How to stay Keto while staying on Vegas strip

. 4 min read

You know the saying:  What happens in Vegas stays in Vegas,  it takes a bit of a different meaning when it comes to Ketosis, however.  How could one possibly stay Keto while staying on the Vegas strip? I recently had the unique and interesting challenge of trying to remain Ketogenic during a 4 day stay in a casino on the Las Vegas strip.   I'm very proud of the outcome and decided I would write a small summary of how I managed to make it work as seamlessly as possible, so without further ado:  how to stay in Keto while staying in Vegas (for obvious reasons this could apply to any hotel room stay, not just Vegas).

Picture of my electric skillet setup in the hotel room


Vegas hotels are known for a few things, expensive alcohol, expensive buffets and expensive clubs.   None are particularly useful for a Ketoer such as myself.  I knew I would have to put a bit more planning into this trip to come out ahead and not fall

Given that I'm actually native to Las Vegas, it's fair to say that I have a decent understanding of what your average casino hotel room offers in terms of convenience.  Here's the knowledge I came equipped with:

  • Fridge - I knew the room was likely to have a mini-fridge,  just not the type that I would be able to utilize as it would most likely be completely filled with overpriced miniature bottles of alcohol that charge the room the minute you lift them up.  Yeah, I'm gonna need something to keep my food cool for 4 days.
  • Kitchen - Highly unlikely.  Unless I'm paying for some sort of upgraded suite, there is simply no way I'm going to have the luxury of having a full kitchen with pots, pans and a stove to cook my meals on.
  • Ingredients - A grocery store run is inevitable. There is no way any of the casinos are going to provide anything close to what I would need to purchase to stay on a relatively stable Ketogenic diet for the duration of my stay.

Execution and cost

Cookware: ~$40

First things first, I'm going to need a cooking surface.   Again, I didn't want to be paying $100's extra per night to upgrade to a room with a kitchen.   I immediately thought of purchasing a portable electric hotplate, but realized that would still leave me needing to buy a pot in addition to the hotplate.   Ideally I could keep the cost below $50 for all of the cookware.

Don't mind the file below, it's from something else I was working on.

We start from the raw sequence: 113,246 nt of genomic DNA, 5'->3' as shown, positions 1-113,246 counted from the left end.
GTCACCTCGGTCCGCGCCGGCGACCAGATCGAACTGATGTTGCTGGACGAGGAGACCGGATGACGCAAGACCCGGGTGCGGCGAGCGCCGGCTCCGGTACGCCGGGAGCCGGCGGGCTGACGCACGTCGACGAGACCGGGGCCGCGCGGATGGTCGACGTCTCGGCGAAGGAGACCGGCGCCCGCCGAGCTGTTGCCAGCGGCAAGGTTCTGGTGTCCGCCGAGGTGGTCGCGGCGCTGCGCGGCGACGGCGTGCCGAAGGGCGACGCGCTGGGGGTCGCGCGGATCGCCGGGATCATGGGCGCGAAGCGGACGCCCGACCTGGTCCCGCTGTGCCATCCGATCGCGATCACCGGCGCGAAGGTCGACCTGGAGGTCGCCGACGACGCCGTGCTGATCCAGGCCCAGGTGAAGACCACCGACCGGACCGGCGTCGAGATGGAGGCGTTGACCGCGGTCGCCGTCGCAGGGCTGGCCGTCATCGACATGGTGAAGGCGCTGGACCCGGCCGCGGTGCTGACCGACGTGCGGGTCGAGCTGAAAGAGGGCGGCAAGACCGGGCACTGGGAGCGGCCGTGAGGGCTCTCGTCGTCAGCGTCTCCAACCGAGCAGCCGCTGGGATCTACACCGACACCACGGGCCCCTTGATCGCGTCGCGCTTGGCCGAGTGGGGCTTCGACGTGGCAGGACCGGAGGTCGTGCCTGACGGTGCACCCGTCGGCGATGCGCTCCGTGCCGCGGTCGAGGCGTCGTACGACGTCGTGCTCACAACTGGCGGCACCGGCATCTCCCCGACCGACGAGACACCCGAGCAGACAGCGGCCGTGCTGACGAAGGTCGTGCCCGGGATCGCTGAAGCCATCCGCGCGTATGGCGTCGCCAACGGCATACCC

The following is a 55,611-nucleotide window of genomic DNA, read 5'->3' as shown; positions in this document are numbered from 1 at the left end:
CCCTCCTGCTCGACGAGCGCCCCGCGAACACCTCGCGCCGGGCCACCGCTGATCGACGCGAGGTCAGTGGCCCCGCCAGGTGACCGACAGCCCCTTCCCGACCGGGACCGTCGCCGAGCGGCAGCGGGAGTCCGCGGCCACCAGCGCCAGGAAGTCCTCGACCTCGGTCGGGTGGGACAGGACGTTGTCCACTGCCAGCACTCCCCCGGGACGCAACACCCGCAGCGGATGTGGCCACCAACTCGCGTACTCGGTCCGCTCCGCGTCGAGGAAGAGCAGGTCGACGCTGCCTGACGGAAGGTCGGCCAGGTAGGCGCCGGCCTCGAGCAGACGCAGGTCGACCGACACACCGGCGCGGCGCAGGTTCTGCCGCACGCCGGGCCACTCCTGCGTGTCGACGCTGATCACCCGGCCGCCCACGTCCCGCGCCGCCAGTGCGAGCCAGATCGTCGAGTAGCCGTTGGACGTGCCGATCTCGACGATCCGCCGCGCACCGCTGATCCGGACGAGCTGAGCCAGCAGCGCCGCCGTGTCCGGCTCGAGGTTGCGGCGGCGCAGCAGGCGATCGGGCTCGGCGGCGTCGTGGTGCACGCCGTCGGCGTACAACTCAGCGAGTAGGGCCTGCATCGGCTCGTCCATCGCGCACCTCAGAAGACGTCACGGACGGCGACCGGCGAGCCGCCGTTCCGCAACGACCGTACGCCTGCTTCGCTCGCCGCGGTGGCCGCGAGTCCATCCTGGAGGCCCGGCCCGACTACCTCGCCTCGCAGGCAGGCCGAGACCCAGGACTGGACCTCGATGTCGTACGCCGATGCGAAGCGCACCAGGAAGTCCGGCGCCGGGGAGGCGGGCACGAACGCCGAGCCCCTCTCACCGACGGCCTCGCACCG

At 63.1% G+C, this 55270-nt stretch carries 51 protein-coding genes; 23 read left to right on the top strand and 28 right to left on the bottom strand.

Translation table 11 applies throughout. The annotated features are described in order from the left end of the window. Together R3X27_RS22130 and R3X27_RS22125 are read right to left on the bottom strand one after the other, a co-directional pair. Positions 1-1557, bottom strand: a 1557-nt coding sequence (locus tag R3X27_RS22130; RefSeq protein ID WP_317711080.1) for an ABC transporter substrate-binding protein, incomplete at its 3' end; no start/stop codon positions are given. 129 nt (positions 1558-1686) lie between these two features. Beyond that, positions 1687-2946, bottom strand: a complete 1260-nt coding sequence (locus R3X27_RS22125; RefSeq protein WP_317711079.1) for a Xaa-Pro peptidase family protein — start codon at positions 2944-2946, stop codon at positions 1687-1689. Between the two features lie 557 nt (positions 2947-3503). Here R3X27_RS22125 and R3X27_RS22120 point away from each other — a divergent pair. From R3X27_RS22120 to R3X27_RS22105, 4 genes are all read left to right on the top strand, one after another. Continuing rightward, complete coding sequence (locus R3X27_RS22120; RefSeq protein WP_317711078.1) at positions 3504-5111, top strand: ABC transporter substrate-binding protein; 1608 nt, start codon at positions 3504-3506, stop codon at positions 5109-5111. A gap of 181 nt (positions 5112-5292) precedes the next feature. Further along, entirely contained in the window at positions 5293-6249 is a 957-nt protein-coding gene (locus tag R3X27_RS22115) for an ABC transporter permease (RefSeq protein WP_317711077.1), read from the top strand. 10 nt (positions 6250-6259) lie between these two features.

I decided to look at electric skillets instead, that way I could have a nice sizable all-in-one cooking surface.  I came across this Presto 16-inch Electric foldaway skillet and decided to bite the bullet.  It had upwards of 2k reviews on Amazon with a solid 4.5 star rating.   It might have been slightly overkill in terms of size as I was only cooking for one, but thought it would be useful to have at the house after my trip as well.

Plates and utensils: < $5

Keep it simple here, just pick up a pack of paper plates and plastic forks / knives.   It will make your cleanup simple and keep the overall cost down.

Storage: ~$5

I bought some medium sized Ziploc containers to store my leftovers in the fridge afterwords.  Although you might be able to get by without them, I found it useful as I was cooking upwards of a lb of ground beef at a time and needed somewhere to store it.

Small scrubbing sponge / dish soap: ~$5

You'll need to be cleaning the skillet in between uses, so make sure to pick up a small sponge and some dish soap.  The skillet is portable enough that it should be relatively easy to clean in the hotel room sink.  You may want to consider grabbing a roll of paper towels as well, this will make the drying process easier and more hygienic than using the towels in the room and you'll have napkins for when you eat.

Fridge: Free (+ tip)

Here's a pro-tip that will enable you to get a fridge delivered to your room free of charge.  When you go to check-in for your room, tell them you need to have a mini-fridge sent to your room to store your medication.   Yes, medication.  It's technically not misleading, as a ketoer I wholeheartedly view my food as my medication.  They are required to send you one, for free.  Just make sure you tip the delivery person, because you aren't an asshole and you just got a fridge for free.

Total cost: ~$55

So for far less than the cost of an upgraded hotel room, you can essentially have a full kitchen to take handle all of your Ketogenic on-the-go needs.   Not only will this enable you stay in Ketosis during your party weekend, you will also save a TON of money by not eating out at the crazy expensive hotel restaurants and bars.  I'd imagine the cost of eating just one meal for two people would easily add up to the cost of all of the aforementioned purchases.

Extra considerations


Given that alcohol is a big component of any solid Vegas trip, I knew staying hydrated was going to be key.  In addition, I planned on doing multiple pool parties over the weekend, which meant not only was I drinking alcohol, but I was also going to be out in triple digit weather (100+) while drinking alcohol.  

For Ketoers, electrolyte replenishment is particularly key.  Unbeknownst to me at the time, nearly every pool party has a very strict policy against bringing any sort of vitamins or minerals along with you.  Believe me, they will search EVERYTHING to ensure you aren't smuggling any in.  Triple digit weather, alcohol and a strict ban on electrolytes, way to go Vegas, this is a brilliant policy to maintain.  

Pool parties aside, you will definitely want to travel with some extra electrolytes to consume before and after your binge drinking.  I recommend taking along a bottle of Ultima Electrolyte powder or some of the travel packets of Vega sport ketogenic electrolytes.  On top of that, make sure you are getting enough salt in your ketogenic diet.